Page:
Wednesday, 12 August 2009

Woods aims to win 'hardest' major


The PGA Championship, Hazeltine National Golf Club, MinnesotaDate: 13-16 AugCoverage: Live on Radio 5 live and scorecard updates and reports on the BBC website

Woods is looking to win his first major of the year
Tigers Woods believes he will have to beat the strongest field in golf if he is to win his 15th major at this week's USPGA Championship at Hazeltine.
The 33-year-old, who is bidding for his fourth USPGA title, has won his last two events on the PGA Tour.
But with almost all of the world's top 100 set to feature at Hazeltine, the world number one said: "This is the deepest field we get.
"If you win this championship you have beaten the best field in all of golf."
Woods has won five tournaments since returning from an eight-month absence in February following reconstructive knee surgery.
But he has not won a major in 2009 and missed the cut at the Open.
"It's been a great year either way, for me to come back and play as well as I've done," added Woods, who has not gone through a year without a major victory since 2004.
The great thing about golf is that there's always next week
Padraig Harrington
"I don't think any of us would have thought I could have won this many events this year.
"I'm very proud of not only winning the golf tournaments but how consistent I've played. The one bad event I've had was missing the cut at the Open."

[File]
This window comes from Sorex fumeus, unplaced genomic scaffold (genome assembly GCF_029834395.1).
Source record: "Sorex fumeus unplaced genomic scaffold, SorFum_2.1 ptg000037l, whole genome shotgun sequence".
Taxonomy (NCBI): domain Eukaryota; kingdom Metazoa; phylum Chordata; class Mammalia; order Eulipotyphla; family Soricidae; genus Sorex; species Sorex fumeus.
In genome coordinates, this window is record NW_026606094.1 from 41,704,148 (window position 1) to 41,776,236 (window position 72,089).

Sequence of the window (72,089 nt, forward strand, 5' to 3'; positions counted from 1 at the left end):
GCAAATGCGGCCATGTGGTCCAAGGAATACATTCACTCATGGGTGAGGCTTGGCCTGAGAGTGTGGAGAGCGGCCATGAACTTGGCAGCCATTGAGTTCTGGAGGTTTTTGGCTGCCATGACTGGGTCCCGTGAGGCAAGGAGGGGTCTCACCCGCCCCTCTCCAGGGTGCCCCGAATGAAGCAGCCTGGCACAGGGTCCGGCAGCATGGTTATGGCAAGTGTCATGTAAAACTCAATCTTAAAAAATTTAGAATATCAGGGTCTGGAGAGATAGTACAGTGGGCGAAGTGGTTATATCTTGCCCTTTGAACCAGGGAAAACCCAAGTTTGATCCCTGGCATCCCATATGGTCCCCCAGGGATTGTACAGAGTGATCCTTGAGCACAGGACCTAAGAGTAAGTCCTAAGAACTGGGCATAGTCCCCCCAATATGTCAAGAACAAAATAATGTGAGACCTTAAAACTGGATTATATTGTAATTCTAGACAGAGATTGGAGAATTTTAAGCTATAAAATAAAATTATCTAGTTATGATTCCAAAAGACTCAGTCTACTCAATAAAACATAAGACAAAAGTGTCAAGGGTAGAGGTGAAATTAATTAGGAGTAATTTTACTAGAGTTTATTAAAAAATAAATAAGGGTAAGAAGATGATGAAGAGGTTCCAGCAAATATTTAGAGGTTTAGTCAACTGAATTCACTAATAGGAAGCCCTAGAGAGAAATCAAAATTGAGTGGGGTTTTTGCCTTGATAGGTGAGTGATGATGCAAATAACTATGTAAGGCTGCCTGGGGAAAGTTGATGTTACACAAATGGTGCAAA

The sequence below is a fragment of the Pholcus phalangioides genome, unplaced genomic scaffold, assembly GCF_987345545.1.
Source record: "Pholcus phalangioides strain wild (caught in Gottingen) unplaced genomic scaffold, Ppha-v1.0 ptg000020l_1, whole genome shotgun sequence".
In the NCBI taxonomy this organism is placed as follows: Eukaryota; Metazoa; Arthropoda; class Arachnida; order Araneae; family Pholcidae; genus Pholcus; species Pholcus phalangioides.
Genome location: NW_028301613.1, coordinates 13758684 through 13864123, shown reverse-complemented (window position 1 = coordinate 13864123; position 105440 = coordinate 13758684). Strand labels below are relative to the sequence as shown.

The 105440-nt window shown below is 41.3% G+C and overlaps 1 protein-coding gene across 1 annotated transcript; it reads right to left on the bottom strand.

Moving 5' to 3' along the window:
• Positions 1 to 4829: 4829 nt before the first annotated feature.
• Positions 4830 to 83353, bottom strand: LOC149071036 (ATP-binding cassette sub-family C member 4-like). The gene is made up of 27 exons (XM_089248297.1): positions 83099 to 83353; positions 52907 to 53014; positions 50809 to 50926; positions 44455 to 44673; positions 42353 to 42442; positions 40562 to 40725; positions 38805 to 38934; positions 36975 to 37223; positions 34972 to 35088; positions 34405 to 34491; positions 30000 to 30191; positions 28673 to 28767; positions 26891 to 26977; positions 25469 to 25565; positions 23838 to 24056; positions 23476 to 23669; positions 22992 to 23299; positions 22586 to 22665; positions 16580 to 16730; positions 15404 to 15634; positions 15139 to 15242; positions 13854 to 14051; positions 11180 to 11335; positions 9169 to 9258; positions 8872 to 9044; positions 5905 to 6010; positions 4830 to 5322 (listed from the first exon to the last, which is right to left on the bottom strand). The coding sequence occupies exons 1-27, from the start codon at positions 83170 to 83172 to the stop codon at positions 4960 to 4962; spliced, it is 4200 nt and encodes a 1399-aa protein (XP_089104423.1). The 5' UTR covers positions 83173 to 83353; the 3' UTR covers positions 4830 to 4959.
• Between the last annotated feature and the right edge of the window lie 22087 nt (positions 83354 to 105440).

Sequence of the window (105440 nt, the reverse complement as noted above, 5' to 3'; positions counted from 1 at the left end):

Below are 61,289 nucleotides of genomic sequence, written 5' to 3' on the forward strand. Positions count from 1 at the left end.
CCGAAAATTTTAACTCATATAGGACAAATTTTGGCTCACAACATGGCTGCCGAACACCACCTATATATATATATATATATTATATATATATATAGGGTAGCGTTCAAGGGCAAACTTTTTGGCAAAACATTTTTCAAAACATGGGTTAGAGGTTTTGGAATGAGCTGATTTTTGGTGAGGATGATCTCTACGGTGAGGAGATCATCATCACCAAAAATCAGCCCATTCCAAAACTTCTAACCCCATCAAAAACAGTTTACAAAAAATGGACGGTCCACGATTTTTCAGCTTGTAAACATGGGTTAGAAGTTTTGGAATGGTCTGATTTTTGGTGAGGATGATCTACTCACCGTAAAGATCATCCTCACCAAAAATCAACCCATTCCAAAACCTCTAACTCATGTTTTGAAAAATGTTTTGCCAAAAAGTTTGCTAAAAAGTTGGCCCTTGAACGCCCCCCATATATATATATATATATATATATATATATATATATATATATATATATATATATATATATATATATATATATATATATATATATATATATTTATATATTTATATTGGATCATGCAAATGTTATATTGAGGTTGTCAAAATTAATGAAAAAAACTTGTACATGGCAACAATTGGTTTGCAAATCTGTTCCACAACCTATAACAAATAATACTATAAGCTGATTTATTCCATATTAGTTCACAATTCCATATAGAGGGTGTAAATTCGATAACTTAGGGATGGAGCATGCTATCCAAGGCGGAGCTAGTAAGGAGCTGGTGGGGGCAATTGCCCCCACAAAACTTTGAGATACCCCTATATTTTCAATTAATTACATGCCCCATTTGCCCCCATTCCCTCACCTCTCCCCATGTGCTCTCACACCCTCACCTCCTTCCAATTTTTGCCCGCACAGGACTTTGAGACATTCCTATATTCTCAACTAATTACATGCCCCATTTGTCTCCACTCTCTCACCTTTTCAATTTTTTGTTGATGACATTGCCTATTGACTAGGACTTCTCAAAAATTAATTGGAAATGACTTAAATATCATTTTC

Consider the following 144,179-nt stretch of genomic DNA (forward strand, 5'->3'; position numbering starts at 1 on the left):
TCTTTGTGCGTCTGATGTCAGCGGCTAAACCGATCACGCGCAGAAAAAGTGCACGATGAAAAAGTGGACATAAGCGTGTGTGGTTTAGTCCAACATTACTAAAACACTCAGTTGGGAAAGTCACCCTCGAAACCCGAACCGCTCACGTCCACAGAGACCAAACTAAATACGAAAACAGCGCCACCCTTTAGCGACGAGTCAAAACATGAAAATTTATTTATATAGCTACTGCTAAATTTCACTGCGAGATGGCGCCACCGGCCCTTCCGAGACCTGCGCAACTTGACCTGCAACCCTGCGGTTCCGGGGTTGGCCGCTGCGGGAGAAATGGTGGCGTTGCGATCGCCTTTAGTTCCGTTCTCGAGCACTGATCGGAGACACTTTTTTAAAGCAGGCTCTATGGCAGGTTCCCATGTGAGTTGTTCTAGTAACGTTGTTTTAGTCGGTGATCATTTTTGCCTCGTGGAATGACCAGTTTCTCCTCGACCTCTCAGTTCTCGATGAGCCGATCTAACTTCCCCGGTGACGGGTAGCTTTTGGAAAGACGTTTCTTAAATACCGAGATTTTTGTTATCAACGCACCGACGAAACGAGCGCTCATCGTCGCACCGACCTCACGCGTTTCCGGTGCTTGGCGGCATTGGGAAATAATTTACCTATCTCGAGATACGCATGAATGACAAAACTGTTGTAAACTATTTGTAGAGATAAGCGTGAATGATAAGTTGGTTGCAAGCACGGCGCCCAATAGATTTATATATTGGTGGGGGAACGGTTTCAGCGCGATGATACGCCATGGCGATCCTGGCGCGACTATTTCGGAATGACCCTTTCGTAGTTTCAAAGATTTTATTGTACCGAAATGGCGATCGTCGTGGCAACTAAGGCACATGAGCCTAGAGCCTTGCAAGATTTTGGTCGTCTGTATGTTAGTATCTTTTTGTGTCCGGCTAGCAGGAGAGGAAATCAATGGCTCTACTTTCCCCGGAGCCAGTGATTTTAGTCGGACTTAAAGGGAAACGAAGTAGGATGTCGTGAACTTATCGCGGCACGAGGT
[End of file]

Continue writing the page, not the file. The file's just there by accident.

Woods is in pursuit of Jack Nicklaus's record of 18 major titles, while his victory last Sunday at the World Golf Championship took his tally to 70 PGA titles - 12 behind Sam Snead's record.
"Those are numbers that are pretty mind-boggling," said Woods.
"To get up that high, those records don't happen in the course of a few years. It's an entire career."
Wood has been paired with defending champion Padraig Harrington and Rich Beem for the first two rounds of the tournament.
Beem won the USPGA when it was last held in Hazeltime in 2002, while Woods defeated Harrington by four shots to win last weekend's World Golf Championship.
Harrington started the final round three shots ahead of playing partner Woods but the Irishman's challenge ended with a triple bogey on the 16th, a hole that saw both men warned for slow play.
"The great thing about golf is there's always next week," said Harrington as he looked forward to defending his title.
"That's the fantastic thing. I didn't sleep great Sunday night. I was tired but I struggled to get to sleep and I woke up early still thinking about it.
"But the minute I hit the practice round here I'm thinking about the USPGA. It's all about the USPGA."
Meanwhile, Woods has denied reports he has been fined by the PGA Tour for remarks he made about European Tour chief referee John Paramor, who issued the slow play warning on Sunday, saying he got "in the way of a great battle".
"I've heard from the Tour and there was no fine," Woods added. "That was an erroneous report."

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